Chevron Corporation (NYSE:CVX) has witnessed notable variability in its production trends over the last few years. Production volumes increased approximately 5% a year from 2008 to 2010 and then declined approximately 2% per annum through 2013. The decline in production is mainly due to the nature of the company's portfolio. The company's deepwater projects resulted in strong initial production and cash flows but also had higher declines than other long-lived LNG and oil sands projects. The company had 26 major oil and gas projects under construction last year, however very little of this production has translated to revenues yet.
The company is targeting volume growth of 20% by 2017, mainly driven by the big Australian liquefied natural gas (LNG) projects such as Gorgon and Wheatstone and the deepwater developments in the U.S. Gulf of Mexico .
Production delayed not lost
The continued delays in the project start-ups or the inability of projects to reach design capacity are weighing on the company's stock. Chevron's stock reached an all-time high of $128 last year; however, since then the news of delays in the ramp-up at Angola, continued cost overruns at Gorgon, and disappointing 2014 guidance have pulled back the stock.
Chevron recently lowered its 2017 production volumes guidance by approximately 5%. Currently the company produces 2.6 million barrels a day and expects to increase it to 3.1 million barrels a day (with previously issued guidance of 3.3 million barrels a day). The decrease in the production volumes guidance is largely attributable to an expected drop in demand of oil due to higher expected oil prices, an expected decrease in LNG prices, asset sales, and the cushion due to uncertainty over large, complex projects.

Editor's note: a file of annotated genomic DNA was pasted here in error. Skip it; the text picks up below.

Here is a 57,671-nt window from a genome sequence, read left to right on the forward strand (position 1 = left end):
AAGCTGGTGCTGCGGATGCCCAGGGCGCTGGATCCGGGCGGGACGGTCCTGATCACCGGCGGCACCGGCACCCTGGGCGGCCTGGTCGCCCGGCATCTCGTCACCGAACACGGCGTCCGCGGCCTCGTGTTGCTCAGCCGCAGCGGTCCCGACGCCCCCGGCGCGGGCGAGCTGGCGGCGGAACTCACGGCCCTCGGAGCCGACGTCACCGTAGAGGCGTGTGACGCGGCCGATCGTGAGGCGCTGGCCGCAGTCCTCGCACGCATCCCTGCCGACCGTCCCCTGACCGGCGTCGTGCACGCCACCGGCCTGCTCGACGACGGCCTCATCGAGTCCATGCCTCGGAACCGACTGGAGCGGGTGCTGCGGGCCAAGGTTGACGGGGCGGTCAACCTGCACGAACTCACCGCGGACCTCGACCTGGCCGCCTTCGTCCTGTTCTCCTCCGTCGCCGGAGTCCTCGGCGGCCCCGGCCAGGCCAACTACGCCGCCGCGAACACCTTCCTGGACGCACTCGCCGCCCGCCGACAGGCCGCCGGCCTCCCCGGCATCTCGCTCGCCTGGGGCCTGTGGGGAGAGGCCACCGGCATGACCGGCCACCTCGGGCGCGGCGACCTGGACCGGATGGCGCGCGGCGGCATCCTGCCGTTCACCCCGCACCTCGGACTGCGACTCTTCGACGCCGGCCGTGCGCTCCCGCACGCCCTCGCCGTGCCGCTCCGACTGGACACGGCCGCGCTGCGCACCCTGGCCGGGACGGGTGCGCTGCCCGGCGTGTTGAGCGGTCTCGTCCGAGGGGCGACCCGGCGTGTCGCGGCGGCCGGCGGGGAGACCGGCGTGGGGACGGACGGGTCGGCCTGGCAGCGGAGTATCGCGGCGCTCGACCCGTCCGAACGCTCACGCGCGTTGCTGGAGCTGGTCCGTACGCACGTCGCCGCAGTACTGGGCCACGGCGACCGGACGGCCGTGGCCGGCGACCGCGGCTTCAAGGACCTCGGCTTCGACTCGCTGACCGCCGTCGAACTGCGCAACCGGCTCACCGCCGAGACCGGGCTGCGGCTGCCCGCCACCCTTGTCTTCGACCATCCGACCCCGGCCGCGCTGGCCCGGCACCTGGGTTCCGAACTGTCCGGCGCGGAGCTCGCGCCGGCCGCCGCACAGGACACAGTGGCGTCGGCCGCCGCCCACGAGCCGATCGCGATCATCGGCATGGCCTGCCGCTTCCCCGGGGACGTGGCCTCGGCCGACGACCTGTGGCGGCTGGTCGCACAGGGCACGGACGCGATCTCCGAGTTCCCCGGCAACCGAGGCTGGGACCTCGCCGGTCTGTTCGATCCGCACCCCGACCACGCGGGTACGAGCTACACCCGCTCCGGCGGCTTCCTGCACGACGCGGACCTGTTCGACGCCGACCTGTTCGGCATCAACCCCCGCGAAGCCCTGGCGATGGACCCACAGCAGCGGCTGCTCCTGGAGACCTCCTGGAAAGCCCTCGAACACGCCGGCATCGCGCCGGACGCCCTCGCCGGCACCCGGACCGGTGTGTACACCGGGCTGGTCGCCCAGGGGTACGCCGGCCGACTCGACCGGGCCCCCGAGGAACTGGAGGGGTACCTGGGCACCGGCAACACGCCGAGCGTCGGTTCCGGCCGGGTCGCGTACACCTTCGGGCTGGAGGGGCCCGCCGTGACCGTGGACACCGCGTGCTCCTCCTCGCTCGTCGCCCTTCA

Despite delays in production, I remain optimistic on Chevron's prospects. It is important to note here that the start-up and ramp-up delays have only postponed production -- oil and gas will eventually be produced. Moreover, Chevron is not the only company affected by start-up and ramp-up delays at Angola. Although Chevron is the largest stakeholder in the Angola LNG project with a 36.4% stake, other companies also have stake in it. Total SA (NYSE:TOT), BP plc (NYSE:BP), and Eni SpA (UNKNOWN:ENI.DL) each hold 13.6% stake, while the remaining 22.8% is held by state-owned Sonangol .
Australian projects should service Asian demand
Chevron's new liquefied natural gas projects in Australia are expected to come online in the next couple of years. While the delays and cost overruns have pushed the Gorgon project start-up to 2015 instead of this year, the Wheatstone project is not expected to face such issues. Given the location of the facility compared to the more challenging site at Gorgon, the Massive Wheatstone project should be able to meet its target start-up in 2016. Once these two projects come online, they are well positioned to cater to the rising energy demand from emerging markets in Asia.
Open to further downstream restructuring but believes in integrated model
Chevron has completed much of its downstream restructuring, but given the high multiple being paid for midstream assets, the company remains open to selling more of these assets. Chevron's downstream unit only contributes 15% of the total company's cash flows; however, the company remains committed to its integrated business model. Chevron, the world's third largest energy company by market value, is ramping up its 25,000-bpd premium base oil plant at the Pascagoula Mississippi refinery this year and has sanctioned a new integrated chemicals facility on the U.S. Gulf Coast for start-up in 2017.
Chevron has had execution issues lately and has faced a number of start-up and ramp-up delays. However, the company is still well positioned to grow production among majors. The company's projects currently under construction offer significant value. The capital spending is expected to come down significantly once the company's Wheatstone project comes online. Chevron is a core holding among the oil majors. It offers investors industry-leading profitability, improving free cash flows, and an increasing dividend. It has a strong balance sheet and is trading at a discount relative to its peers.
Jan-e- Alam has no position in any stocks mentioned. The Motley Fool recommends Chevron and Total SA. (ADR). Try any of our Foolish newsletter services free for 30 days. We Fools may not all hold the same opinions, but we all believe that considering a diverse range of insights makes us better investors. The Motley Fool has a disclosure policy.